Concrete blocks (or CMUs, or Cinder Blocks, or Free Weights, or whatever) are heavy.

Yes, they are designed as an efficient construction material meant to be maneuvered by hand under normal human power, a feat they excel at, as evidenced by their ubiquitous proliferation.

But what if you're not a normal human? What if you work in an office all day and have the equivalent forearm strength of a small child? Or what if you just don't really want to torque up your wrist and elbows hauling big heavy things because it would interfere with your tennis swing or the fluidity of your interpretive dance expressions? Or what if you're an OCD engineer and simply must devise the most efficient load transfer mechanism throughout your body for every single item you ever pick up? Or what if you're lazy?

Well, gather around misfits, and hear tell of how you, too, can be of some marginal use on a construction site, despite your crippling dainty or schizoid mannerisms.

Step 1: Think.

This is important. A great man once said, "Think - don't stink." *  That guy was totally right.

Man is a tool-making creature, not because he is particularly noble, but because he is lazy, and would prefer it if the laws of physics would do his work for him, or at least interfere with his desires as little as possible.

One of those laws is Gravity. More often than not, Man finds himself diametrically opposed to this law. He is at odds with it all day long, and though he appreciates its purpose, he will try to circumvent it at every opportunity. But in order to do this, he needs to know a little about it, for "Knowing is half the battle." **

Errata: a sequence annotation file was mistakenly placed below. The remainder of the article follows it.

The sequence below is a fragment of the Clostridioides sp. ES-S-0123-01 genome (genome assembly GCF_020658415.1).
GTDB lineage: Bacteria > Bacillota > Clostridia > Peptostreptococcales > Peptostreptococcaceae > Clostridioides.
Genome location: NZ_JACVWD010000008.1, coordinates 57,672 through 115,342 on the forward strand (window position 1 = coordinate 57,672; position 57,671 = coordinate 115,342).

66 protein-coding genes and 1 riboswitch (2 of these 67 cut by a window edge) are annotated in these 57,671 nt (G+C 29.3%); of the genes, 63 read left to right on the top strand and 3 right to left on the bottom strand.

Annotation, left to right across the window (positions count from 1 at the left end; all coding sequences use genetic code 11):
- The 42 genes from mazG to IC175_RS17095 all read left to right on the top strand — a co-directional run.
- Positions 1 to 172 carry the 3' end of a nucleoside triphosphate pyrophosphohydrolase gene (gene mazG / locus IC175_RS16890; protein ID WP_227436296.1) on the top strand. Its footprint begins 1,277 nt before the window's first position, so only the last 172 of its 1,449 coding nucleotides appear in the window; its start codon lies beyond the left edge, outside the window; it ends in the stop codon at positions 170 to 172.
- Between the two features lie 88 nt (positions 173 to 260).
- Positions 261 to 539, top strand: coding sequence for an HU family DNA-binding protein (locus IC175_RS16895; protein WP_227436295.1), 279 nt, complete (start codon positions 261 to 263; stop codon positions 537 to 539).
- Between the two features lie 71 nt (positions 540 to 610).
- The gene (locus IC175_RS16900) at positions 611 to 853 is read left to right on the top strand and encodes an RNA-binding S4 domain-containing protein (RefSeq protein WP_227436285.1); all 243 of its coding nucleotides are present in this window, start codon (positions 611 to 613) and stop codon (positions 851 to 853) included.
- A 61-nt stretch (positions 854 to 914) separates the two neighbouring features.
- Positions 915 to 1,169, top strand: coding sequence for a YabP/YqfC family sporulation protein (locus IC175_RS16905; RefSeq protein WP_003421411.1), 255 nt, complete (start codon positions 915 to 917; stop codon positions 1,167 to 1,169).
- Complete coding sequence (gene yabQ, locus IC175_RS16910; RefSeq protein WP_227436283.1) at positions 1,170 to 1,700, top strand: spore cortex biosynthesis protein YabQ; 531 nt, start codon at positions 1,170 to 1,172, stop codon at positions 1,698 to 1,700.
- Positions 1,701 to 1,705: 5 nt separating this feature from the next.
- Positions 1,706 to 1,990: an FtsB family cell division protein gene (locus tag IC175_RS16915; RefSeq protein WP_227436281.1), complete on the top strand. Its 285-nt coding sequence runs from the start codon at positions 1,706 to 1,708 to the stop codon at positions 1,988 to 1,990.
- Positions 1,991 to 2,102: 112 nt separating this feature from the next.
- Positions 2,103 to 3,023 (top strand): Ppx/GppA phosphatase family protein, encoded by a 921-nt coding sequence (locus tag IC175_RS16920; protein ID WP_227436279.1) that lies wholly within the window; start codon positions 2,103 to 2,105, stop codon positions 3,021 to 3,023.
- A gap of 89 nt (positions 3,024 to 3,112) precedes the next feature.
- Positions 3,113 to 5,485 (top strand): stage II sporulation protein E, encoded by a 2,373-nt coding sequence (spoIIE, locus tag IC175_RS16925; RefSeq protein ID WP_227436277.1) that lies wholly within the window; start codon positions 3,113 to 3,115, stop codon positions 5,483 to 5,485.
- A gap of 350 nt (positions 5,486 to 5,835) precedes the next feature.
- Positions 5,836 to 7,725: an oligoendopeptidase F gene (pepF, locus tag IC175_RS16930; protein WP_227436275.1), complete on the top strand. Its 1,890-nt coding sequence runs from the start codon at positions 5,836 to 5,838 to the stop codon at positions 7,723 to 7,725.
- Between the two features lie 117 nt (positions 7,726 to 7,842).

So he sits down in a comfortable chair (See? Already he's giving Gravity the proverbial finger, because his legs sure as smack don't want to carry all this weight around) and says to himself:

"Gravity moves in a straight line, and an object supported any angle apart from directly up and down will incur additional resistance, particularly at those points at which departure from vertical begin." Or "Heavy things held out make arms and hands hurt."

In order carry a concrete block normally, Man would grip the block from the side, offsetting the block's loading axis from its center to the edge. Now, the block is a tightwad and will follow Nature's statutes and by-laws to a T, so when it senses it's being picked up off the prescribed axis, it will contort itself until it has re-righted itself with Gravity's regulations. As it angles itself, it becomes more inconvenient for Man to hold. He must angle his wrist and elbows to counter-compensate for the block's adjustment and tighten his grip to prevent the block from slipping. All of this because he marginally infringed upon Gravity's "straight down" clause.

But what if there was a way to keep everything in line? What if there was a way to grasp the block from straight above? It would mean eliminating all ancillary stresses from the equation, rendering the block much easier to maneuver... but how?

Now, bear in mind, Man is not a creature of infinite intelligence, and thinking takes effort, so he employs another strategy to hold information for him and minimize his own exertion - he draws. And once an image mysteriously appears that makes some modicum or sense, he musters up enough strength to get out of his chair and get to work.

* This person's name was Apollo Creed. He was a genius who hospitalized an Italian with a below-average IQ in a fist-fight. Later, he lost to that individual, but while his opponent came close to squandering all of his new-found wealth, Apollo managed to retain buckets and buckets of money, because he was smart.